Soil surveys undertaken since 2009 by soil and landscape consultancy Tim O’Hare Associates have provided an insight to the use of land in and around London that is managed by The Royal Parks. The prime objective of each survey was to support tree planting and inform the management of grassland and woodland areas for wildlife conservation but an unexpected bonus has been the light shed on London’s past, as far back as the 14th century.
Tim O’Hare Associates’ work with The Royal Parks began with a soil survey of Kensington Gardens in 2009 to support on-going tree planting and landscape management strategies. This work was followed by surveys, with a different remit, of Richmond Park (2010), Bushy Park (2012) and this year Greenwich Park.
For these three sites The Royal Parks required a ‘whole site’ survey of the soil on a compartmental basis to determine such characteristics as soil type and texture, pH and nutrient status. The surveys used methodology designed specifically to provide the requisite information for habitat recreation and restoration in agri-environment schemes.
At Greenwich Park, for example, Tim O’Hare Associates took a total of 28 soil samples, each derived from a minimum of 15 cores per compartment. The data was interpreted by Tim O’Hare Associates with respect to soil properties and fertility status. The findings are being used by The Royal Parks to target areas of each site that show soil types – mainly ‘low fertility’ – which suggest the best potential for a particular approach to land management to encourage grassland plant diversity. This could include introducing grazing, or changing the normal cutting regime to fewer cuts, allowing grass to grow longer through the year and encouraging the development of meadowland.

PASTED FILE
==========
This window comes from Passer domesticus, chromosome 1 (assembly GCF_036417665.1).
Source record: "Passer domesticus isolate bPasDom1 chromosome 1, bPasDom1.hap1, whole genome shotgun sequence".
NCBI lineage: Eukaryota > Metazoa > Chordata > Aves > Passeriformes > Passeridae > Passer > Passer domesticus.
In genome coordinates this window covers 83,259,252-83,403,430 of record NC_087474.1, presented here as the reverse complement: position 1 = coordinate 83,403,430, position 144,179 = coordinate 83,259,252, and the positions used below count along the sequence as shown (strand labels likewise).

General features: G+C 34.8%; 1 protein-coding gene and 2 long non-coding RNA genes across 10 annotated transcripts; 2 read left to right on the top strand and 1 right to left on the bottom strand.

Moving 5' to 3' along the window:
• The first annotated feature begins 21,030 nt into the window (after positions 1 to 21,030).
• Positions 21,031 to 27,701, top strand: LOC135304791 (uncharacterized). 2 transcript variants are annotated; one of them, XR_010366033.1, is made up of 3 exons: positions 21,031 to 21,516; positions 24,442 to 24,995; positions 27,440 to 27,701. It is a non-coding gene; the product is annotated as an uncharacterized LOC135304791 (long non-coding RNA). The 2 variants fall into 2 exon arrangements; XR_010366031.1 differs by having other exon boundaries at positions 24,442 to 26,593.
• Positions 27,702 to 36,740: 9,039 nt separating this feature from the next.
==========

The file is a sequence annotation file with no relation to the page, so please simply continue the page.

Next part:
Surprisingly, the surveys revealed more than the outcomes required by The Royal Parks. Tim White, Senior Associate at Tim O’Hare Associates who was responsible for the The Royal Parks surveys, was fascinated by the history of land use shown by the soils themselves:
“The surveys turned up several surprises relating to the past uses of these three sites. The natural soils for these locations have quite low fertility but the analysis showed variable levels of soil nutrients relating to historic land management. This included the application of sewage sludge to parts of Richmond Park. Bushy Park, for example, was quite clearly used in the 14th and 15th centuries for what, at the time, was relatively intensive agriculture. In the north east of the park – near the USAAF and Eisenhower Memorials – whole bricks and debris, the remnants of demolished barracks and other military buildings from World War II, were found close to the surface.”
“This year’s survey of Greenwich Park showed that, until quite recently, land management had included applications of fertiliser to optimise grass growth. Whilst this enhanced fertility is good for trees, shrubs and amenity lawns, it is detrimental to the establishment of wildflower grasslands as it tends to encourage the growth of grasses and aggressive species such as docks and nettles. It is this level of information about the underlying soils provided by the surveys that will enable The Royal Parks to determine their land management strategies into the future.”